Prof. Northouse points out on page two that many definitions of “Leadership” have been identified. I think that count is overly modest. Ralph Stogdill observed in 1974 “There are almost as many definitions of leadership as there are persons who have attempted to define the concept.” So…

Question #1:

What do you think of Prof. Northouse’s definition of Leadership? Is it detailed enough? Complete? Anything missing?

In other of his publications, Prof. Northouse states that people crave leadership. An interesting observation. Do you recall Attribution Theory from your Organizational Behavior class? (If not, go ahead and look it up… Krietner and Kinicki say on page 198 of their Org Behavior book that “…behavior can be attributed either to internal factors within a person (such as ability and effort) or to external factors within the environment (such as task difficulty, help from others, and good/bad luck).” Recall, too, the Fundamental Attribution Bias—the tendency to attribute another person’s behavior to his or her personal characteristics (internal factors). Krietner and Kinicki cite on page 199 of their text: “A recent study of shareholders similarly showed that shareholders attributed the price of stocks more to CEO behavior and less to market fluctuations.”

Question #2:

Is leadership nothing more than a trap of the Fundamental Attribution Bias? Do we see a coach with a winning season and proclaim him or her a great leader? Do we observe a CEO who boosts stock price and we bestow the mantle of Leadership on him or her?

Kudos to Professor Northouse for coming as close as I’ve seen to getting French and Raven correct on page 10. If you reflect back to your Principles of Management text, or your Organizational Behavior text, I’ll wager that those authors addressed five Social Bases of Power. Professor Northouse adds Information Power back into the mix. As Bertram Raven stated in the Journal of Social Behavior and Personality, 1992, Vol.7, No.2, 217-244 article “A Power/Interaction Model of interpersonal Influence: French and Raven Thirty Years Later”: “Originally, our theory proposed six bases of power, resources which an influencing agent can utilize in changing the beliefs, attitudes, or behaviors of a target: Reward, Coercion, Legitimacy, Expertise, Reference, and Information… Actually, as some readers will note, Information was listed only as a form of influence in the 1959 paper (French and Raven, 1959), but was included subsequently (since Raven, 1965) among the six bases of power.” (Page 218.)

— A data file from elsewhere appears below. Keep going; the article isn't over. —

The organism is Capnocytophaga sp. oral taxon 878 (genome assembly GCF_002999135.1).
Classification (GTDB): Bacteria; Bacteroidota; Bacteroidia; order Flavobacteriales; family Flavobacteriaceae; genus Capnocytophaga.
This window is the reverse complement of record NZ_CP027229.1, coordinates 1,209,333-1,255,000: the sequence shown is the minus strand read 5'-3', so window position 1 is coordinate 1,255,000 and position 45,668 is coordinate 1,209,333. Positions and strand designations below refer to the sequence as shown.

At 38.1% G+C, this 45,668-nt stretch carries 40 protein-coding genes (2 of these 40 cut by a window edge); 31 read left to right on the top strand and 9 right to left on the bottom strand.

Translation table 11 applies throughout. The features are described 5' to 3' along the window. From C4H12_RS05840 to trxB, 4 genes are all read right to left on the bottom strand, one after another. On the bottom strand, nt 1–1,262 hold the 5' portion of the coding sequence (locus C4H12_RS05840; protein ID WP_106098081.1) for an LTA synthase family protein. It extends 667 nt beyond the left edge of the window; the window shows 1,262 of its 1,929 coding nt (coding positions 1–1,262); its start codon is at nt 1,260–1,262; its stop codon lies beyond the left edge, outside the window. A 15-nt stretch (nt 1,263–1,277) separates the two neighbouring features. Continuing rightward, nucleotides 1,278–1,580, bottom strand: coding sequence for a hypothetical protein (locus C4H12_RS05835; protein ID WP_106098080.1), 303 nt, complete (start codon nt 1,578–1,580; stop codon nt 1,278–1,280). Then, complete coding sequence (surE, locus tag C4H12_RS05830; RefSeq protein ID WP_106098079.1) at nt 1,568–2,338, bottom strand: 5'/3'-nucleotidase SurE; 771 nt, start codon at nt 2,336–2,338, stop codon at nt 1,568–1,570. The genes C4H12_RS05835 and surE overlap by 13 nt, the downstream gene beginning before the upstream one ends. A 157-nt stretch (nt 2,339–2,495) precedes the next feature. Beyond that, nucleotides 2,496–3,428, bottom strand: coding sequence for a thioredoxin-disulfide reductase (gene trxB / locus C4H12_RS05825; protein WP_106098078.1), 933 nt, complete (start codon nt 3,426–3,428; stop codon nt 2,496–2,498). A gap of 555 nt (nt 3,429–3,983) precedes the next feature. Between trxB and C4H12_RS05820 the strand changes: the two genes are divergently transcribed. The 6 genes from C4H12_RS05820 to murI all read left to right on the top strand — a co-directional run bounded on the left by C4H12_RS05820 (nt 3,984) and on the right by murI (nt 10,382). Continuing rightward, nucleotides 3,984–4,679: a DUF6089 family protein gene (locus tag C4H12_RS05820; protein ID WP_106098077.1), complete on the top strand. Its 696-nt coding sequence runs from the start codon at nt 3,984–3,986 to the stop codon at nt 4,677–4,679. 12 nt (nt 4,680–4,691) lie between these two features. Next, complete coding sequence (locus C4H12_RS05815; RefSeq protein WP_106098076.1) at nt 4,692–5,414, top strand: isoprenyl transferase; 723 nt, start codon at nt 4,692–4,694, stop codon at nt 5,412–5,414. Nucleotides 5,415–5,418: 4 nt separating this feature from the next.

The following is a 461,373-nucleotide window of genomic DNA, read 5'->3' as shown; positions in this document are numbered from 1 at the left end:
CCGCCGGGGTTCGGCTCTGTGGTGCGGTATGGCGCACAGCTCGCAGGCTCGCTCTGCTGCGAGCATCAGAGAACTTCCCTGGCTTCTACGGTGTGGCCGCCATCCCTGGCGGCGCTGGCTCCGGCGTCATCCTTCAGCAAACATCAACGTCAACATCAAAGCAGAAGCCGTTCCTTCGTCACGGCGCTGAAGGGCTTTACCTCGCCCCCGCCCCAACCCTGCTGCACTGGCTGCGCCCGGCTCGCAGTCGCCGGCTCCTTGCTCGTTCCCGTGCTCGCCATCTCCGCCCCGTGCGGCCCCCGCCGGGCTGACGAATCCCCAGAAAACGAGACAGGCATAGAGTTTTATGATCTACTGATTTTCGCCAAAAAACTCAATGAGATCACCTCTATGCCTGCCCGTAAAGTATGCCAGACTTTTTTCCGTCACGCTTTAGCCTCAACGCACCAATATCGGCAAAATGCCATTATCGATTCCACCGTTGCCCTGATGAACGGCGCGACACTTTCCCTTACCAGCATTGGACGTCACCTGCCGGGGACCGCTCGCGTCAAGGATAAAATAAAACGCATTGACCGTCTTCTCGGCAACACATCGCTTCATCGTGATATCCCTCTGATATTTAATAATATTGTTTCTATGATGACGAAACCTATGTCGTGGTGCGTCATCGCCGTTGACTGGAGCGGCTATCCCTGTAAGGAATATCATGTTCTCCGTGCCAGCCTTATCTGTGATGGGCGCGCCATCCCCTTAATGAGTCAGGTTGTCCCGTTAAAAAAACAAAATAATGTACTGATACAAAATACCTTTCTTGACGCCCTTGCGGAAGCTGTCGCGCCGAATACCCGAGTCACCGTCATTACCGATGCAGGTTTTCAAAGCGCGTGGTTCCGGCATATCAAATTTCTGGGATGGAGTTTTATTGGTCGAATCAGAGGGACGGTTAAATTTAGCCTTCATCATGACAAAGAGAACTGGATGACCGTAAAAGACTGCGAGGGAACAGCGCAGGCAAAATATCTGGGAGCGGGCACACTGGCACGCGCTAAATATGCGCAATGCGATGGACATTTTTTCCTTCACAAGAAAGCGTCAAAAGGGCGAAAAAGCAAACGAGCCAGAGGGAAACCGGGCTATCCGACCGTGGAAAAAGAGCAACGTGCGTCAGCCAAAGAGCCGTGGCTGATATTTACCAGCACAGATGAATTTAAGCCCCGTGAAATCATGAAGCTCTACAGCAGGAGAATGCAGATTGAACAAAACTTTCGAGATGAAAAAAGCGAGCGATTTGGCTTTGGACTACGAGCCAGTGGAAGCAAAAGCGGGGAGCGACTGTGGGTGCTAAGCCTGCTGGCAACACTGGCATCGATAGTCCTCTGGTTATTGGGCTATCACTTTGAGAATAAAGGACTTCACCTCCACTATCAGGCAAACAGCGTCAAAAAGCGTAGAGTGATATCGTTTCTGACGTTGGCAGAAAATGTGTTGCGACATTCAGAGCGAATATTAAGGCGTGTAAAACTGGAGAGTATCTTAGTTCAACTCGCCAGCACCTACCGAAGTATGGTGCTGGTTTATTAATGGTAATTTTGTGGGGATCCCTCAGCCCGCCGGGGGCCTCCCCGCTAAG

Perhaps because we live in the “Information Age” it is tempting to modify Raven’s work to read “…possessing knowledge that others want or need.” (Northouse, page 10.) Nevertheless, it does a disservice to French and Raven. Raven states, in the previous citation, “Informational power, or persuasion, is based on the information, or logical argument, that the influencing agent can present to the target in order to implement change.” (Page 221.)

Not to worry. Raven continues on page 222: “The six bases of power are, or (sic) course, not the only means which people use in influencing one another. There are several other approaches which are less direct.”

Question #3:

What other approach have you witnessed in which people influenced another? I’d be particularly pleased if you kept it to the boss/subordinate scenario, but will accept other situations.

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